CNN/SI: Some people say this could be good for the league, that it won't be able to hang its hoop on one guy. So what's next for the NBA?
McCallum: The NBA obviously has a little work to do. I think the real question is going to come when the television contract expires in 2002. The league has a revenue stream coming in; you're not going to see David Stern out on street corners in October because Michael Jordan retired. This is a league with a $2 billion television contract. However, the question remains whether the product is as viable without Michael Jordan. And if they negotiate a television contract much like baseball, which had to take a real hit on its TV contract in the early '90s because the sport was such a disaster, that I think is going to be the real question for the NBA three or four years down the road. Immediately, I think they're going to have to make it more of a league where fans care about the teams more than they do individuals because I think this idea of marketing individuals and stars more than teams had a lot to do with Michael. I think he pulled along this whole galaxy of stars. I just don't think it's going to be as attractive now and the question is whether there can be competition within divisions -- or even outside of divisions as the Lakers and the Celtics once had. That's going to once again galvanize the audience. I think that's what it's going to have to hitch its wagon to.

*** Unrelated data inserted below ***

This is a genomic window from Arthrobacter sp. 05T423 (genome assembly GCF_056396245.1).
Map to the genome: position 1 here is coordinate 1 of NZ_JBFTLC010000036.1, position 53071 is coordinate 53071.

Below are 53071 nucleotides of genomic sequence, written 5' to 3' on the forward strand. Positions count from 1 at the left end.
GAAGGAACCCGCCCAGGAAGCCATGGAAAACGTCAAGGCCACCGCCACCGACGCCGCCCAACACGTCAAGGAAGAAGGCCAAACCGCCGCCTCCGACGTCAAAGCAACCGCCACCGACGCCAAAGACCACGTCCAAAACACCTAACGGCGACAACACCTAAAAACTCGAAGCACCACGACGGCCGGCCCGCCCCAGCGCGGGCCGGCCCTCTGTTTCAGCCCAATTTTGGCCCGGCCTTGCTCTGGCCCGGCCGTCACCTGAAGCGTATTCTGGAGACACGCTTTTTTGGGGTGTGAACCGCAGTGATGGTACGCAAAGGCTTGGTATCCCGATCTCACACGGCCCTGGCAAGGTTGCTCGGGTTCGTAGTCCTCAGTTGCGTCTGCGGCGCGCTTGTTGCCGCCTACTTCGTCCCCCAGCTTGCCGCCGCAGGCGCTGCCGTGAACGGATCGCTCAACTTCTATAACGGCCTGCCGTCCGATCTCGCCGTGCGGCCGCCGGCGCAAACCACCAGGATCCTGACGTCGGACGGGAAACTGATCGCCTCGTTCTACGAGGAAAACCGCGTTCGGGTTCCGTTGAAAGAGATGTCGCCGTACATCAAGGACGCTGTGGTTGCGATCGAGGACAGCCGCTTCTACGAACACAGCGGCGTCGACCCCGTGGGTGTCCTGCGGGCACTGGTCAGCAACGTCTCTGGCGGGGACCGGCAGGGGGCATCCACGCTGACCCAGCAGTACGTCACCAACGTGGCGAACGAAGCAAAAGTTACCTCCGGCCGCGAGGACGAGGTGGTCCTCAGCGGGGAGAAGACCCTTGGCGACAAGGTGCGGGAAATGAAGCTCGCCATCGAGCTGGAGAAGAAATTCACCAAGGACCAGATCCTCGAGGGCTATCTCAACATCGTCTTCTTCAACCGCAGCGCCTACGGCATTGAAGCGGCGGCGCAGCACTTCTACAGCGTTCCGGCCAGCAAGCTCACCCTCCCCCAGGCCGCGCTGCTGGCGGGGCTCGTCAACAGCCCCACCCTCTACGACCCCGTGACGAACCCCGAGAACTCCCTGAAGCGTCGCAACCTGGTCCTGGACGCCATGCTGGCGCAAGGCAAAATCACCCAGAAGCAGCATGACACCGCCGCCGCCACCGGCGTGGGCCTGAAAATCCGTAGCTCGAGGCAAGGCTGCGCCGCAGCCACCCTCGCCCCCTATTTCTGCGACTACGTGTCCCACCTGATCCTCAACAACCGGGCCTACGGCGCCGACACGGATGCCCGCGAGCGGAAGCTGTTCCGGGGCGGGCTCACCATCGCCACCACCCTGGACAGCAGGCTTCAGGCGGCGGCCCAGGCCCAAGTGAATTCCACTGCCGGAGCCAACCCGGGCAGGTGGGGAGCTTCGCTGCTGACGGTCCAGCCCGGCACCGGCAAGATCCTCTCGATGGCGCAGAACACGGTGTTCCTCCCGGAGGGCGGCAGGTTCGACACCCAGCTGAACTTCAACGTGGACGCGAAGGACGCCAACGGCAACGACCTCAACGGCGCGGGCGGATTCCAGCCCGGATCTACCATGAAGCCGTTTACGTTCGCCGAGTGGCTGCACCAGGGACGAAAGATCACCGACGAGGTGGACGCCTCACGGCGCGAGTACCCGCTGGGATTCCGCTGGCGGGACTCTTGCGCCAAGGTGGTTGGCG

CNN/SI: Would Jordan's return this season have been more of a Band-Aid for the league when in fact what it really needs is more of a tourniquet?
McCallum: The fact that Michael stayed in as long as he did -- I don't know how much David Falk, his agent, had to do with this -- but obviously the union's bargaining position in the contract negotiations was a lot stronger with the possibility that Michael was going to come back. So now you take that into account and the fact that I think everyone would say the owners came out with a stronger position, even with the possibility that Michael was going to come back. So I think the league is not going to exactly roll over and play dead because Michael's not going to be there. My guess is Michael knew three or four months ago that he was going to retire. The fact that he did it now just means that he was waiting for this lockout to be settled and he was going to retire all along. I think we should all look for that little coy moment in his press conference Wednesday when somebody raises their hand and says, "Well, are you done for sure?" And Michael once again leaves the door open to come back sometime in the new millennium. That's what I'm going to be looking for in the press conference.